I have always thought of theory in biology as disciplined dreaming. The discipline comes from the challenge of creatively marrying the rules of mathematics and physics with what is known of fundamental biological principles. In biology, we face problems that seem inexplicable, or at least deeply puzzling. Theoretical studies can lead the way to explore potential explanations for these problems. As an experimentalist, I have been grateful that computational models can free us from the idiosyncrasies of the particular system we study.
I learned this many years ago when I asked Tom Kepler, then a postdoc, to model the results of experiments on electrically coupled oscillators that Scott Hooper and I had published several years earlier: we had found that an isolated oscillatory neuron was faster when its electrically coupled neighbours were removed (Hooper and Marder, 1987). Tom’s first simulations showed the exact opposite and I told him he must have made a mistake! He was rightfully miffed, but returned shortly with simulations which showed that both results were possible, depending on the ratio of the inward and outward currents in the model (Kepler et al., 1990).
For me, the deep take-home message of this exercise was that I had no idea that there were two cases: that an oscillator, depending on the details of how it is built, could go either faster or slower when depolarised! Because of the specific properties of the neurons we had initially studied, we had seen only one of the two possible cases and mistakenly thought that result was general. Several years later, now knowing that both cases were possible, we recognised that a different cell type showed the second case (Weimann et al., 1993). Thus, for me as a biologist, theory is valuable because it enables us to ask which of our results are likely to be general and which depend on the particular characteristics of our experimental system.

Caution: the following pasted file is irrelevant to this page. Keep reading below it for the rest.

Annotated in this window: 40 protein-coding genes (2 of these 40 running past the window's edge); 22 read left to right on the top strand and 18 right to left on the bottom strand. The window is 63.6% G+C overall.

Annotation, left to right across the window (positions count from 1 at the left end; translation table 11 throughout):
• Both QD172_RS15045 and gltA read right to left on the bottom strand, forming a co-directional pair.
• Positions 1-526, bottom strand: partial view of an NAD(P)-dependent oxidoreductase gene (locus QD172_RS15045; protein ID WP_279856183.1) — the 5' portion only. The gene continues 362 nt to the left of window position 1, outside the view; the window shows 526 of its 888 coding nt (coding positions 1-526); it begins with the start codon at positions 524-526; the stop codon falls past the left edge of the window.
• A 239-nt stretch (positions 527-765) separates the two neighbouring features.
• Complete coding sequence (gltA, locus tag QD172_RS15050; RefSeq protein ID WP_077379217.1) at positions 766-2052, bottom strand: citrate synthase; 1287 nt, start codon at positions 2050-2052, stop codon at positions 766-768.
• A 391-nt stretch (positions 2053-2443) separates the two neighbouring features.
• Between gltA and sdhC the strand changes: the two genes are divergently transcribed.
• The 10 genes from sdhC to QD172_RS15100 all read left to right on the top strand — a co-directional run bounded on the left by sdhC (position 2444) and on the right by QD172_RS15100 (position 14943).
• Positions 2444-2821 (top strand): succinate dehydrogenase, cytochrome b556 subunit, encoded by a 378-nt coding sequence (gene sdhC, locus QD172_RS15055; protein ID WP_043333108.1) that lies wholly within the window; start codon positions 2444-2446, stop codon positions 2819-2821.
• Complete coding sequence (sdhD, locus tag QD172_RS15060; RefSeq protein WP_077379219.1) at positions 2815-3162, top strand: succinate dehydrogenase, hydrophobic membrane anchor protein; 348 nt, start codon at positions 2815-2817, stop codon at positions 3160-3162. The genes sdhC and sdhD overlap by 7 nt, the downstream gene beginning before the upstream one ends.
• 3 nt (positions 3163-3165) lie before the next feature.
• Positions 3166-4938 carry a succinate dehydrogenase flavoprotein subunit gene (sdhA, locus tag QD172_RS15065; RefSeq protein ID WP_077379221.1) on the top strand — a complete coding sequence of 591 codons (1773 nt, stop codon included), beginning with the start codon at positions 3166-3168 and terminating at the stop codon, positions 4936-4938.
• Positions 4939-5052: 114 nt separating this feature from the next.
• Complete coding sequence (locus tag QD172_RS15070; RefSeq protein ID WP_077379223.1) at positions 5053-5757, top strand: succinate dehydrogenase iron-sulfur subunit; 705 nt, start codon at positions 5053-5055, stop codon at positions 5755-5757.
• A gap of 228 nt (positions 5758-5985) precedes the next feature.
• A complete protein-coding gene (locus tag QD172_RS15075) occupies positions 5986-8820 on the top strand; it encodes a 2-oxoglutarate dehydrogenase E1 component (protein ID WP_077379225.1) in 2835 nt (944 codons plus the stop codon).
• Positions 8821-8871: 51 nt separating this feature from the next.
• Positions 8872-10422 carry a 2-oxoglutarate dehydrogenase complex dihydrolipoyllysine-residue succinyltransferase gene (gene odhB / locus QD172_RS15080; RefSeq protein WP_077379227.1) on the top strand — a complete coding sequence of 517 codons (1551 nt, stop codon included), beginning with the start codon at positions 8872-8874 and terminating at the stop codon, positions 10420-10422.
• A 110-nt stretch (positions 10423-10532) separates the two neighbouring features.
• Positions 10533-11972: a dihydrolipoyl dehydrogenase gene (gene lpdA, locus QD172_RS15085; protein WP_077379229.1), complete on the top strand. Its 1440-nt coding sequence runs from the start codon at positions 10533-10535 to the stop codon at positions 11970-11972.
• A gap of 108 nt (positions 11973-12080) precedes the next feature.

We can also use theory to ask the following question: how might a biological system solve a particular problem? In the early 1990s many neuroscientists were struck by how difficult it was to ‘tune’ neuronal models – that is, to find parameters that would, at least loosely, replicate the biological systems they were meant to represent. On the other hand, biological neurons find good solutions, so clearly they were not randomly sampling parameter space, but had rules or mechanisms that allowed them to find such solutions. But how?
It was already clear that neurons could maintain stable properties for many years, despite the continuous turnover of membrane proteins. Our first models to tackle this problem of feedback regulation of intrinsic excitability, or homeostatic regulation of neuronal excitability, suggested that a simple negative feedback system with an activity sensor that controlled channel density, akin to other homeostatic processes that control temperature or blood pressure, might provide a plausible explanation (LeMasson et al., 1993). Almost thirty years later, there have been thousands of studies in an intellectual lineage that follows that initial framing of the question (Turrigiano, 2017). The initial model was useful because it drew attention to a biological conundrum in a concise manner, and because it triggered investigators to do experiments they might not have otherwise done, not because it was biologically correct in its details.
Many others have written cogently about the importance of theory in biology (see, for example, Goldstein, 2018). However, my reasons for writing this article are not just to extol the virtues of theory, but to explore the additional challenges that theory manuscripts and grant applications seem to experience during peer review. You might imagine that theorists would be free spirits, letting their imaginations roam free to conjure and appreciate interesting hypotheses that can drive new ways of thinking about difficult biological problems. Instead, I am struck that theorists (as well as experimentalists) – when acting as reviewers – seem to often ask for direct connection to known biological data, and are frequently critical of theory papers. Why might this occur?
Experimentalists know how difficult it can be to collect data if they don’t have the necessary tools, or if the experiment would take years to perform, so it is helpful when there is a theoretical study that points to a path through the maze of all possible future experiments. A well-designed theoretical study can also help an experimentalist to work out which features of any set of results likely approach a new general principle: a theory that does no more than replicate an existing experimental data set is unlikely to help with this endeavour.